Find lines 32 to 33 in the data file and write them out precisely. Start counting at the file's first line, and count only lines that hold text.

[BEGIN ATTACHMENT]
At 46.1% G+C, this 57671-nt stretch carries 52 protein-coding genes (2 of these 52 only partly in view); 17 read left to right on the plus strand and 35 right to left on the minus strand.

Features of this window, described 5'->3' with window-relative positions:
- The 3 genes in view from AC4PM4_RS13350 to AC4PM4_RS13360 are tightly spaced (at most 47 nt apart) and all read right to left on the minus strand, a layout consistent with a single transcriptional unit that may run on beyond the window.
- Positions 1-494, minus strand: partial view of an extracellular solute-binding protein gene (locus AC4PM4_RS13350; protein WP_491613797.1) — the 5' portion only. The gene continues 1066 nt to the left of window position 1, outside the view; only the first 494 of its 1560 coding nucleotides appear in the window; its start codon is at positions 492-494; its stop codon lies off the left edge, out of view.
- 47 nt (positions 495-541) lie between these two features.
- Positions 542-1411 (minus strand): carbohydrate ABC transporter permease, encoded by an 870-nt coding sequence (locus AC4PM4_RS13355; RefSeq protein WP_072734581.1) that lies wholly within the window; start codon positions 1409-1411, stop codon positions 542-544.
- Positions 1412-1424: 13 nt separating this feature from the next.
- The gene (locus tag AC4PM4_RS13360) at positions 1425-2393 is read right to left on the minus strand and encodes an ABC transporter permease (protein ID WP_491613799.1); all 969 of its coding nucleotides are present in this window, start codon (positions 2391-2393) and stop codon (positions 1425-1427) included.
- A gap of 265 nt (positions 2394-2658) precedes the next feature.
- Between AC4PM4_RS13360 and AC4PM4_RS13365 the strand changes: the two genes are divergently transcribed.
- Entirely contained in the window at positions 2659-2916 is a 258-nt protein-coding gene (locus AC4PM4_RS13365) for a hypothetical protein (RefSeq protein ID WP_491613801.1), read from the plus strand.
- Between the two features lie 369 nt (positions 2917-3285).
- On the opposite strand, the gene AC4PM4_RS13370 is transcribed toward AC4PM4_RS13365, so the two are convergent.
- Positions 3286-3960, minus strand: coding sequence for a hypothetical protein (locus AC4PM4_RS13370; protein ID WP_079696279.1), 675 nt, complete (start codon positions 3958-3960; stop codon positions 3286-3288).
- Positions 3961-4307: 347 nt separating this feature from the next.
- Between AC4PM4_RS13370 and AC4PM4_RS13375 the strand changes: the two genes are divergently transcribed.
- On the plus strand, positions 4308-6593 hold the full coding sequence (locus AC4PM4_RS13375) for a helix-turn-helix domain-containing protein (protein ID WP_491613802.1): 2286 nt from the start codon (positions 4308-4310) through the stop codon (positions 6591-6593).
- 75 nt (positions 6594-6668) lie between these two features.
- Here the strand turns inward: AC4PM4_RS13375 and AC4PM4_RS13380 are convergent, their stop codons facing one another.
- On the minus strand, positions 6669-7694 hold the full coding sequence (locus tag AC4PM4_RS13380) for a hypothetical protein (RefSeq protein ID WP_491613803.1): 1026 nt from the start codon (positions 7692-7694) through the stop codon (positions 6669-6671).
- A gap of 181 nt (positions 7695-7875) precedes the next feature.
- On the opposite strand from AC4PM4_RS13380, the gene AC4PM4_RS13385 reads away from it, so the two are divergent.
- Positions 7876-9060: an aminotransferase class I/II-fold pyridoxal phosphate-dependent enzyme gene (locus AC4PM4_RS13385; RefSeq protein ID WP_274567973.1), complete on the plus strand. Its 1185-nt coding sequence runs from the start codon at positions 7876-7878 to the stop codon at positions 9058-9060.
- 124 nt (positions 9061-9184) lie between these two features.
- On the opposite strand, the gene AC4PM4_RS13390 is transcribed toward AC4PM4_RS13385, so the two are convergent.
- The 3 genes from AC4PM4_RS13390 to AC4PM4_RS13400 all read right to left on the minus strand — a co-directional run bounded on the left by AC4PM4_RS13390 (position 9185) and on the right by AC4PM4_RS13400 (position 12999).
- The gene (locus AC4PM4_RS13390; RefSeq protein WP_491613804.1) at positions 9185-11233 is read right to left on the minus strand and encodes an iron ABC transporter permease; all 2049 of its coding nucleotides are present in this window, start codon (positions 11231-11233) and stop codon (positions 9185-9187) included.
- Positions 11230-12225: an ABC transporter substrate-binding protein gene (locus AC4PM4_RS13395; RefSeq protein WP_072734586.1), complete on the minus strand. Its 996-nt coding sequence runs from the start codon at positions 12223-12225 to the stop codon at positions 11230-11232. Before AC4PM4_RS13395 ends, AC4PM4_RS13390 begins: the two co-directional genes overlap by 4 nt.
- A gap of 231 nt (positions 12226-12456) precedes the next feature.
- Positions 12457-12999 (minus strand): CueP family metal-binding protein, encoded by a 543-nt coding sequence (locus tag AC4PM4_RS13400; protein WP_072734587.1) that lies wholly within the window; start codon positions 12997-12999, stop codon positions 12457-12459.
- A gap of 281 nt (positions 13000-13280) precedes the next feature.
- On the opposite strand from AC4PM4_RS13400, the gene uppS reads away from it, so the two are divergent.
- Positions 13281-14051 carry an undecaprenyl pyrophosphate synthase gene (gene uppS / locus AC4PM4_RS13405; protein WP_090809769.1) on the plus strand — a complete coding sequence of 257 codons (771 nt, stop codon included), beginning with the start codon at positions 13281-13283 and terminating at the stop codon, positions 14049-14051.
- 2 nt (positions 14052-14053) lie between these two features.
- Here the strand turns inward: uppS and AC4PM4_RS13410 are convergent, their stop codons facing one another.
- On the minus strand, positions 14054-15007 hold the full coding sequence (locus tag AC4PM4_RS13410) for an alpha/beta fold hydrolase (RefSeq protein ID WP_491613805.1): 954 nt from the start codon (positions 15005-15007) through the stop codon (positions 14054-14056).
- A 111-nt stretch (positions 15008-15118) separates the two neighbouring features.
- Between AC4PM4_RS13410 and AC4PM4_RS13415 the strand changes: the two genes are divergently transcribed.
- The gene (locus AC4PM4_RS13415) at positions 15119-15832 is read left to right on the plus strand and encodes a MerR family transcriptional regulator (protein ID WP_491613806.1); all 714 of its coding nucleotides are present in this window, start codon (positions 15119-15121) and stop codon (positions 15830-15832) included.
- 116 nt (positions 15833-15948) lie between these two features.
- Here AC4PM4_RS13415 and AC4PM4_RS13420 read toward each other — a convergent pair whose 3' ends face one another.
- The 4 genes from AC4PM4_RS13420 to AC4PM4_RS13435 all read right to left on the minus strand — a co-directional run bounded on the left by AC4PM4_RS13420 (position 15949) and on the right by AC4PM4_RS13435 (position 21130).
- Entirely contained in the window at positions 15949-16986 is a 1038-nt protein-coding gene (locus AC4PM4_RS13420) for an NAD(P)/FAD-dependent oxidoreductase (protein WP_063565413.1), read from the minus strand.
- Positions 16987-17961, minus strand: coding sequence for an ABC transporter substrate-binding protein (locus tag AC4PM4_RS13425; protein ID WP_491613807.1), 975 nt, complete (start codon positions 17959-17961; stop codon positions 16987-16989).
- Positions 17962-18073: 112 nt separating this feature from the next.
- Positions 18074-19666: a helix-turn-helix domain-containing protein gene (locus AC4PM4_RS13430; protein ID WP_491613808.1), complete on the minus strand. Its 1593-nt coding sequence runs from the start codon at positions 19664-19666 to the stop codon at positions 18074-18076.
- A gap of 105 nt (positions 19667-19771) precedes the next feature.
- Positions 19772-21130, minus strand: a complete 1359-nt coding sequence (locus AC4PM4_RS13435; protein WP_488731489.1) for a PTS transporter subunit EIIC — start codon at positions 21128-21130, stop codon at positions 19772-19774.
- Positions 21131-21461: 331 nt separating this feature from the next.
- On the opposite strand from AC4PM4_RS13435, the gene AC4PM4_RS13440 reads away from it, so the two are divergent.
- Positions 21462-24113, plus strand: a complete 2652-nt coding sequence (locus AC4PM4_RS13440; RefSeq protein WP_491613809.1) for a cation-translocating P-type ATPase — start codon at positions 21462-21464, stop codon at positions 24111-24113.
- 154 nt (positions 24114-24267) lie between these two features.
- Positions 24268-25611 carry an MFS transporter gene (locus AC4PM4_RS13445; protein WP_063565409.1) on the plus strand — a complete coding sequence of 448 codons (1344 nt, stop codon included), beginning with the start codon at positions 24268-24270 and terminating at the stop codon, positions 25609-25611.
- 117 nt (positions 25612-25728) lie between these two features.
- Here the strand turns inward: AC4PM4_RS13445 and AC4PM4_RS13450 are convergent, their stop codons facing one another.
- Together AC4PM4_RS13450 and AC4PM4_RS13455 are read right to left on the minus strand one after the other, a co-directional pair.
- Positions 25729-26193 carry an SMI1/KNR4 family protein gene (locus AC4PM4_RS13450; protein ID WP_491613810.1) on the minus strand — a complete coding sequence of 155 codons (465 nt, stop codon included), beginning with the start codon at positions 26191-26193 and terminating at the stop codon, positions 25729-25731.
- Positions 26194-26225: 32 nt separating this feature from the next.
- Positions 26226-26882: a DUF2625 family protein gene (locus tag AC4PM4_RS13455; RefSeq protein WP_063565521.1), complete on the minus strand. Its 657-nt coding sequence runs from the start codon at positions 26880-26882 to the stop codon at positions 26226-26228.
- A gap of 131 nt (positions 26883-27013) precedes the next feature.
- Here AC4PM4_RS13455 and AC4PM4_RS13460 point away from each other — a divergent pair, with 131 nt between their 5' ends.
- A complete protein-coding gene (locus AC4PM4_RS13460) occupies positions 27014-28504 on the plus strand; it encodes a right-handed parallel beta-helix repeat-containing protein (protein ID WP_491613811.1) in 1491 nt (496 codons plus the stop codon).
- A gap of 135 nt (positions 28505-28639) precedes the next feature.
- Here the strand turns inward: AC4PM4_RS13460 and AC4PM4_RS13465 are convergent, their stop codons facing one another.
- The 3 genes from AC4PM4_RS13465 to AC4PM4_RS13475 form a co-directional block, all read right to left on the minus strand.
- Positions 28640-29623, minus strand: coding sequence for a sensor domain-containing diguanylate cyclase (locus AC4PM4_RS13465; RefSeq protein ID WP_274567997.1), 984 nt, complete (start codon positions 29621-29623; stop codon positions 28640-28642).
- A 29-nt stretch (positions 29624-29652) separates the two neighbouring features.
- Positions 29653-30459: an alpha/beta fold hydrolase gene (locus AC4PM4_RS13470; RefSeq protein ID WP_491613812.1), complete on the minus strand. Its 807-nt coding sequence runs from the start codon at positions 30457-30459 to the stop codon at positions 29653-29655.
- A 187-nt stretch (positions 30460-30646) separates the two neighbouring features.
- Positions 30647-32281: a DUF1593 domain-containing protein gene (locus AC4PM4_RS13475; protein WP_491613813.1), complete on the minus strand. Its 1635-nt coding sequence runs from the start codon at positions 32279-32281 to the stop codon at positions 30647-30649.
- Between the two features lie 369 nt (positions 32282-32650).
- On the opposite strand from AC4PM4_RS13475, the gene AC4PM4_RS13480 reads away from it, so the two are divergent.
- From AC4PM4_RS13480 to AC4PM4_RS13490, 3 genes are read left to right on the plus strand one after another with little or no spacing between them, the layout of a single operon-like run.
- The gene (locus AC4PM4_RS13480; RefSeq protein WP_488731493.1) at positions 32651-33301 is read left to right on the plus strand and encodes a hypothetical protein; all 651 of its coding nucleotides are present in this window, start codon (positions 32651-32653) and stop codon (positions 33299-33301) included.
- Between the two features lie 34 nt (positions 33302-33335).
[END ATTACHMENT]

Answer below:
- On the opposite strand from AC4PM4_RS13400, the gene uppS reads away from it, so the two are divergent.
- Positions 13281-14051 carry an undecaprenyl pyrophosphate synthase gene (gene uppS / locus AC4PM4_RS13405; protein WP_090809769.1) on the plus strand — a complete coding sequence of 257 codons (771 nt, stop codon included), beginning with the start codon at positions 13281-13283 and terminating at the stop codon, positions 14049-14051.